#Musicproduction: Randy Thom's Tips About ReverbFalling lacking the ideal match makes the mixer feel like a failure to some degree, so he/she vows silently to at least ensure it's clear that an effort has been made to achieve that match.
In the almost forty years I've been mixing films I've seen and heard and tried all sorts of approaches to processing sounds. As I've said elsewhere, including my little piece on “Tools,” this has been my impression that the longer one mixes, the less processing one does. When you're young and infatuated with the tech tools, they seem to call out to you and beg you to offer them a shot.
Mixers, especially dialog mixers but not merely dialog mixers, often get themselves into trouble with clients by utilizing two types of processing a bit too much: reverb and noise reduction. I'll save noise reduction for another day. Let's talk about reverb.
Obviously, sound bounces around. In almost every invest the known universe whenever a sound moves through air, or some other medium, additionally it gets reflected by all sorts of objects and surfaces. It's natural. So, when a mixer is wanting to suit an ADR line as seamlessly as possible into a string where noisy, reveberant production dialog precedes and follows that ADR line, the inclination is to incorporate a little reverb to the line which mimics as closely as possible that of the production material. The issue is… it's very difficult to fit the production reverb exactly. Actually, it's impossible. I've never heard it done perfectly (the good news is that perfection isn't necessary). Falling lacking the best match makes the mixer feel just like a failure to some degree, so he or she vows silently to at the very least make certain it's clear an effort has been made to do that match. The result is frequently an excessive amount of reverb, at the very least based on the director or the picture editor, and once either of these has made the comment the other will most likely agree.
The same happens with adding reverb to foley and hard effects, but in general the more “realistic” and less stylized a sound is said to be, the less artificial reverb is going to be tolerated by the conventional director or editor. At one end of the spectrum is just a straightforward dialog line (very little reverb tolerated), and at the other end could be something as an off-screen magical aura sound (quite a little reverb tolerated).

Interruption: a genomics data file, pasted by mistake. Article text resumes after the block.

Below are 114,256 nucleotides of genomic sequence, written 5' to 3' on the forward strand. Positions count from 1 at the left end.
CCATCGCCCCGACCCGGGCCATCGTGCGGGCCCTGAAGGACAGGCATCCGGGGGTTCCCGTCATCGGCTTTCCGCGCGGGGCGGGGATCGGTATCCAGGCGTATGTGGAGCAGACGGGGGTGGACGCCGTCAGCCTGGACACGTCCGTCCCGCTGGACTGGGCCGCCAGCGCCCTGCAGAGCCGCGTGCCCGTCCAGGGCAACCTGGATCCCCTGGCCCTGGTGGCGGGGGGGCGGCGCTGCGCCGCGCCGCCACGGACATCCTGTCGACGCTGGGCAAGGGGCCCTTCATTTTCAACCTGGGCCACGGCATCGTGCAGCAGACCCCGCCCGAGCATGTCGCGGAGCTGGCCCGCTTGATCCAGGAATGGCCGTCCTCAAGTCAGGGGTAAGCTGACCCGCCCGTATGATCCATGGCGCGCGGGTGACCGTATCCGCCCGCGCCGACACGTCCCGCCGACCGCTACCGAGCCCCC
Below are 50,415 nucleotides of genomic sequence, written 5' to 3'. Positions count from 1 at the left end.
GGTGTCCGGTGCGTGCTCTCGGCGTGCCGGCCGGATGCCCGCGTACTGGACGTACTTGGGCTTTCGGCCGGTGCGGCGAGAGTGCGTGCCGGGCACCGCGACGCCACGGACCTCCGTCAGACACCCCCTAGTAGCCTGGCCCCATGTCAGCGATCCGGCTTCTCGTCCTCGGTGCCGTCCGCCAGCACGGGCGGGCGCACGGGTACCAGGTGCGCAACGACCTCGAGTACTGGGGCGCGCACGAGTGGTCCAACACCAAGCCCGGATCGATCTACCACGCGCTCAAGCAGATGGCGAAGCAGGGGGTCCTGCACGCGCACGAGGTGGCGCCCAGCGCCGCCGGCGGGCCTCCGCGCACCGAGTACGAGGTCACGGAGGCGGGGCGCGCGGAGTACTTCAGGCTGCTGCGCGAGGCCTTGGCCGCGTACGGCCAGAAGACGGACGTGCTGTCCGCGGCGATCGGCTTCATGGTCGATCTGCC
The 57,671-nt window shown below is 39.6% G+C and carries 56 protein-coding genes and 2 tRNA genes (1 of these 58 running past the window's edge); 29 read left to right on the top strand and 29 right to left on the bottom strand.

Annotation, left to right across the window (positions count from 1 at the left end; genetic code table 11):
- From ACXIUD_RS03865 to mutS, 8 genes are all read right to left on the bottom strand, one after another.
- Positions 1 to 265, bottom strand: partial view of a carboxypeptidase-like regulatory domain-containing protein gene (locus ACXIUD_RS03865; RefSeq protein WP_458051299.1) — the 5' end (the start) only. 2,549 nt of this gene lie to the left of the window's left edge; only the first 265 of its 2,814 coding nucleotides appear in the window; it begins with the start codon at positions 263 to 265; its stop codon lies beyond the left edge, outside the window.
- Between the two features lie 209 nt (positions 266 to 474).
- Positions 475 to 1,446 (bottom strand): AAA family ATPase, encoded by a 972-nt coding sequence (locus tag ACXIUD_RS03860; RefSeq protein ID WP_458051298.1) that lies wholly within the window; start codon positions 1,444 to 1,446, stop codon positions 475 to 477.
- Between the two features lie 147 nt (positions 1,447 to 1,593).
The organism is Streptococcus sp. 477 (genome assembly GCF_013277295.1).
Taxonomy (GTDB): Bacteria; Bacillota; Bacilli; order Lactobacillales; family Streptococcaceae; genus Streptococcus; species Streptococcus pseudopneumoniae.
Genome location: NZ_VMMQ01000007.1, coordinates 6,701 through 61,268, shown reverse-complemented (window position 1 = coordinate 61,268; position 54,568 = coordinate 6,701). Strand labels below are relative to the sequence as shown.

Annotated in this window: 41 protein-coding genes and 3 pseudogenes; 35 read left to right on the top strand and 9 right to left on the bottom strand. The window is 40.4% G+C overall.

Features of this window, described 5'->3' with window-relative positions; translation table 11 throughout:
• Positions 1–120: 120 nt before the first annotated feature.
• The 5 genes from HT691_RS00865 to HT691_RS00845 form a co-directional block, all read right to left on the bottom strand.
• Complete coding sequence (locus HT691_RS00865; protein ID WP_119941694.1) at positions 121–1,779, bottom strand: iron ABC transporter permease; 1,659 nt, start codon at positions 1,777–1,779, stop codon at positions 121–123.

I do believe another natural tendency of ours also drives us to over-reverb: humans are innately fascinated with reverb. It's why so few people can resist blowing our car horns whenever we drive via a tunnel. It's why the voices of the clergy seem much more holy in the echo-y environment of a normal place of worship. Maybe it arises from our distant ancestors (maybe not distant in my case ;-) inhabiting caves. We associate reverberation with seductive mystery, and it makes us mixers feel the ability of a shaman to call forth that mystery, that transcendence. To quote my buddy Gary Summers: “Exactly why is the past always so echo-y?”
Regardless, we are able to rarely resist sprinkling reverb here and there, and it tends to have us into trouble. In all the years I've worked in movies I've rarely heard a customer look for MORE reverb… sometimes an alternative type of reverb… but less reverb. But I've heard many, many, many look for less reverb. There's been a little an artistic trend away from reverb in the last decade or so among many directors. More and more of these appear to believe any overt utilization of it is just a cliché ;-.Maybe the pendulum will swing back, but for the time being my advice is to really get your kicks honking your horn in tunnels rather than dubbing stages.